Journal Article

Physiologically based pharmacokinetic modeling of 1,3-butadiene, 1,2-epoxy-3-butene, and 1,2:3,4-diepoxybutane toxicokinetics in mice and rats.

L M Sweeney, P M Schlosser, M A Medinsky and J A Bond

in Carcinogenesis

Volume 18, issue 4, pages 611-625
Published in print April 1997 | ISSN: 0143-3334
Published online April 1997 | e-ISSN: 1460-2180 | DOI: http://dx.doi.org/10.1093/carcin/18.4.611
Physiologically based pharmacokinetic modeling of 1,3-butadiene, 1,2-epoxy-3-butene, and 1,2:3,4-diepoxybutane toxicokinetics in mice and rats.

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1,3-Butadiene (BD) is a more potent tumor inducer in mice than in rats. BD also shows striking differences in metabolic activation, with substantially higher blood concentrations of 1,2:3,4-diepoxybutane (butadiene diepoxide; BDE) in BD-exposed mice than in similarly exposed rats. The objective of this study was to develop a single mechanistic model structure capable of describing BD disposition in both species. To achieve this objective, known pathways of 1,2-epoxy-3-butene (butadiene monoepoxide; BMO) and BDE metabolism were incorporated into a physiologically based pharmacokinetic model by scaling rates determined in vitro. With this model structure, epoxide clearance was underestimated for both rats and mice. Improved simulation of blood epoxide concentrations was achieved by addition of first-order metabolism in the slowly perfused tissues, verified by simulation of data on the time course for BMO elimination after i.v. injection of BMO. Blood concentrations of BD were accurately predicted for mice and rats exposed by inhalation to constant concentrations of BD. However, if all BD was assumed to be metabolized to BMO, blood concentrations of BMO were overpredicted. By assuming that only a fraction of BD metabolism produces BMO, blood concentrations of BMO could be predicted over a range of BD exposure concentrations for both species. In vitro and in vivo studies suggest an alternative cytochrome P-450-mediated pathway for BD metabolism that does not yield BMO. Including an alternative pathway for BD metabolism in the model also gave accurate predictions of blood BDE concentrations after inhalation of BD. Blood concentrations of BMO and BDE observed in both mice and rats are best explained by the existence of an alternative pathway for BD metabolism which does not produce BMO.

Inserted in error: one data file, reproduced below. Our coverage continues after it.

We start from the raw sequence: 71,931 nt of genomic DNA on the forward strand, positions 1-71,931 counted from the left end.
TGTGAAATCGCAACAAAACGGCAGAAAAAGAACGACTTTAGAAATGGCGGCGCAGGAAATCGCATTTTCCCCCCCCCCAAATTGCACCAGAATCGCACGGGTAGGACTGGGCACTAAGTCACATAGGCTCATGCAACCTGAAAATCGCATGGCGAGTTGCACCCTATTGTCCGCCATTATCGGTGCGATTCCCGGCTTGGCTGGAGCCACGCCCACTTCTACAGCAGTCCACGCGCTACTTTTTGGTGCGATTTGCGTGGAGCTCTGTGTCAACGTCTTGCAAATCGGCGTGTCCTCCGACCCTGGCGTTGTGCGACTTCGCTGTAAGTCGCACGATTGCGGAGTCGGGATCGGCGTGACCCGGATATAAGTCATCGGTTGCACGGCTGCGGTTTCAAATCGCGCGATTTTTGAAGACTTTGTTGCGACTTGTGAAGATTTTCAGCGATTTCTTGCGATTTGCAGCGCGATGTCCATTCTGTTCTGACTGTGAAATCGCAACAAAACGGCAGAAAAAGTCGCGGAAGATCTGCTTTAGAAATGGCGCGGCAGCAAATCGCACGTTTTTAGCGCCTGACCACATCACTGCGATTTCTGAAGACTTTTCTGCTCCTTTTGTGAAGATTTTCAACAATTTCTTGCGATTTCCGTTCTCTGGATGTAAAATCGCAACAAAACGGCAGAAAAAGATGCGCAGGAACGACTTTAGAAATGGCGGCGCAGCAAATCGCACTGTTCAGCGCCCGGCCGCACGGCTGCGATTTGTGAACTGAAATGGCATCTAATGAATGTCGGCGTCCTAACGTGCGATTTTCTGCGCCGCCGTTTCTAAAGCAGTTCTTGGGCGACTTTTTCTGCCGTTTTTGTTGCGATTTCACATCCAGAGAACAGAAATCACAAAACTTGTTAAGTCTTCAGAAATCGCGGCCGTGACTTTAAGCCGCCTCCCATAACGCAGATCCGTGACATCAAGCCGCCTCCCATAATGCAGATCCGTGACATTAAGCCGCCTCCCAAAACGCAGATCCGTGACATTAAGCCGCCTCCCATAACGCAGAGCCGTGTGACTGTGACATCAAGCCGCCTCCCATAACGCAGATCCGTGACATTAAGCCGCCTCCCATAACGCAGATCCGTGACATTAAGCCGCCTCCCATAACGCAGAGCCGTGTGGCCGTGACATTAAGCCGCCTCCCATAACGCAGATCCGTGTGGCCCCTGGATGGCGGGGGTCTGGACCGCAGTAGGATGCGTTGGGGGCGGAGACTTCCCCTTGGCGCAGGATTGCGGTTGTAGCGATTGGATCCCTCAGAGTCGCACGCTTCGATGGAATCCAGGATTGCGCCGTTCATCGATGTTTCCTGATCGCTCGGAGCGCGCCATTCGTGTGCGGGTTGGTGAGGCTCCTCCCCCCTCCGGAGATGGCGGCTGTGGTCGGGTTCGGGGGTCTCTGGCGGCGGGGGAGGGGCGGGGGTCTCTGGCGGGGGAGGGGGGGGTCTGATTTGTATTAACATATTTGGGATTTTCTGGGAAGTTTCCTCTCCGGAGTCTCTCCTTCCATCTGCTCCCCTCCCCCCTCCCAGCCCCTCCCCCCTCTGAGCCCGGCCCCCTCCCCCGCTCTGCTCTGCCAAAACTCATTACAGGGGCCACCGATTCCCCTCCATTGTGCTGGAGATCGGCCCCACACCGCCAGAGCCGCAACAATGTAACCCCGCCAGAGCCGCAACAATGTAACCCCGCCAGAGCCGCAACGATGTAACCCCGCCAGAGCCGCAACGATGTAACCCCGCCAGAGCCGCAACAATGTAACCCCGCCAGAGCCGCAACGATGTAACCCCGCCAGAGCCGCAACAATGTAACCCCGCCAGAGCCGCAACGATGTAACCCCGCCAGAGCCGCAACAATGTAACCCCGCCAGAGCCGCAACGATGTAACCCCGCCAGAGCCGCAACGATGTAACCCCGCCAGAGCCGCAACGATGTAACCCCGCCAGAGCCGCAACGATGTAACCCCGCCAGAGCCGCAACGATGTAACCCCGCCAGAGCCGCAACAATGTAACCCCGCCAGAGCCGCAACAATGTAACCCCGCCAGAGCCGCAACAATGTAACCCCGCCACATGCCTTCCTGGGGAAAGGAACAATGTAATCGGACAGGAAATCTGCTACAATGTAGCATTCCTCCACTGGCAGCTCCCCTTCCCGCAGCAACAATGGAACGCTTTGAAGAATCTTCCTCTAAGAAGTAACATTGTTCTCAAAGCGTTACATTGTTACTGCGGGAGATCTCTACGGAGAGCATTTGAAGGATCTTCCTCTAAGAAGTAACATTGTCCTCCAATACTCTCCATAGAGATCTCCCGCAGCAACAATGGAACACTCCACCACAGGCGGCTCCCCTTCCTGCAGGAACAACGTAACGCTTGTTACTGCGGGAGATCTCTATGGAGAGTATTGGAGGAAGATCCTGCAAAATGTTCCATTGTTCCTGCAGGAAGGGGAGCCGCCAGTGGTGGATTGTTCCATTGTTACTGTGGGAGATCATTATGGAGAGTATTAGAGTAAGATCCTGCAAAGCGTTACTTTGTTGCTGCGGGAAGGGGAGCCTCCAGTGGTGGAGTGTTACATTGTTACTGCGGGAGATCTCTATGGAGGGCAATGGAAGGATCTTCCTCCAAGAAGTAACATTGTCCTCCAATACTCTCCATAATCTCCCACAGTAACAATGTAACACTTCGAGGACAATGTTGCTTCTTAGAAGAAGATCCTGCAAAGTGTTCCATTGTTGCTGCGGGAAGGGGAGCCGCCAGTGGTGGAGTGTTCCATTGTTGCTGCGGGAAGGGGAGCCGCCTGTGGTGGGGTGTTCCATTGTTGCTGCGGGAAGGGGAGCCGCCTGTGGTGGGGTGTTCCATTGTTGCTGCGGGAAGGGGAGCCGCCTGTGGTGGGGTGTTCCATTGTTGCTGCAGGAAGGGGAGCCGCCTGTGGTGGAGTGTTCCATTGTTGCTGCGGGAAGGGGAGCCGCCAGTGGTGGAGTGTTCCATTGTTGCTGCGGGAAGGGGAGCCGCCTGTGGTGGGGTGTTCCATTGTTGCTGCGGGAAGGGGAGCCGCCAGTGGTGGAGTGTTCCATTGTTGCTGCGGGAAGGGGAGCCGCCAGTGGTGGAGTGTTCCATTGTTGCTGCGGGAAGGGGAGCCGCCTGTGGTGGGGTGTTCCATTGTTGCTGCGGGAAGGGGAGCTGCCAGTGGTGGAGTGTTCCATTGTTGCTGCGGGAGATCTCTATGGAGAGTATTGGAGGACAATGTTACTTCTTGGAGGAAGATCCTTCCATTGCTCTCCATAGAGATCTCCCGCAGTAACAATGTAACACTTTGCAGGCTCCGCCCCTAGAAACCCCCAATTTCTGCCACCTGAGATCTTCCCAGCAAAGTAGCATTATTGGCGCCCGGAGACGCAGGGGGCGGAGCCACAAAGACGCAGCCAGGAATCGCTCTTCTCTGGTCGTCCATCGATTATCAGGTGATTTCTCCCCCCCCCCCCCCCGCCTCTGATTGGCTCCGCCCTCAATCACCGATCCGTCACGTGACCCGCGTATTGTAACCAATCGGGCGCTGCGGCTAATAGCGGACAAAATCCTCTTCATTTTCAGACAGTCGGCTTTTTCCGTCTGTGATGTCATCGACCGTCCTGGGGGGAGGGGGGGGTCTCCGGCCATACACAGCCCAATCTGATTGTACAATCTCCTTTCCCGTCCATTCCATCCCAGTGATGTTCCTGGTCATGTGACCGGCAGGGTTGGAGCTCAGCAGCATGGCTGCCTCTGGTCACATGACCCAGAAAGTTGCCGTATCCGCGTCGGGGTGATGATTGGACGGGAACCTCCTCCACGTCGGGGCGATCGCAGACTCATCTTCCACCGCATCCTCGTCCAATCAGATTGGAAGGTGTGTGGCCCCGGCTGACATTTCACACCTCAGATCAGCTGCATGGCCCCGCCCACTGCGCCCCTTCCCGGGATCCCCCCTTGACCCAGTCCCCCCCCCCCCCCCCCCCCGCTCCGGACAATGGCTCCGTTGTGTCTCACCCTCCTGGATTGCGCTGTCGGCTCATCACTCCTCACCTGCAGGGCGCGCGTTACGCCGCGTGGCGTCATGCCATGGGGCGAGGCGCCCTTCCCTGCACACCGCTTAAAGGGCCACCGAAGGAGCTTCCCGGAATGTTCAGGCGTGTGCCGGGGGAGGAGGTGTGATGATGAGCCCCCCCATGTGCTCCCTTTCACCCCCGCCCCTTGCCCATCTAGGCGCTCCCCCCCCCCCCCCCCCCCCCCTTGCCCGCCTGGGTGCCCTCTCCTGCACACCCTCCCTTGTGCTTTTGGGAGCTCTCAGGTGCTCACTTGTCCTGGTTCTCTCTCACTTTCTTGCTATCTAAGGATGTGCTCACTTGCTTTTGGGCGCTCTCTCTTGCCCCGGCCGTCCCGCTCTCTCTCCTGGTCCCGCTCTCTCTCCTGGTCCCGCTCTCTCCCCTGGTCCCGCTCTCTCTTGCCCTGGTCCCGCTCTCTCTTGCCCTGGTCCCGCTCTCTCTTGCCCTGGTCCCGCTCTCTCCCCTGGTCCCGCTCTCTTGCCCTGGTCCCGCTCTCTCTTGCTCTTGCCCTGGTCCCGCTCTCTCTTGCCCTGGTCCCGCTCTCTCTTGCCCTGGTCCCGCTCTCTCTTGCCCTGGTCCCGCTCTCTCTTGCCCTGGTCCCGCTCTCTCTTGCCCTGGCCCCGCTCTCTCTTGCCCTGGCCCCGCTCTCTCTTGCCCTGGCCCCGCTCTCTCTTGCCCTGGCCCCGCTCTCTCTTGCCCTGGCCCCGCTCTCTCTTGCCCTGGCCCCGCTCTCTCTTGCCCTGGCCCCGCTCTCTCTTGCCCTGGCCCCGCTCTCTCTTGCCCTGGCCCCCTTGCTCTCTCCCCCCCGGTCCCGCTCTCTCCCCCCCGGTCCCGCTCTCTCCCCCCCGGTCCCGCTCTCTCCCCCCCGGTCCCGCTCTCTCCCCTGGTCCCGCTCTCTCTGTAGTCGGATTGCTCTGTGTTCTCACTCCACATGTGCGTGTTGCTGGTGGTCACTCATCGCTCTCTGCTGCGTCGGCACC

Journal Article.  0 words. 

Subjects: Clinical Cytogenetics and Molecular Genetics

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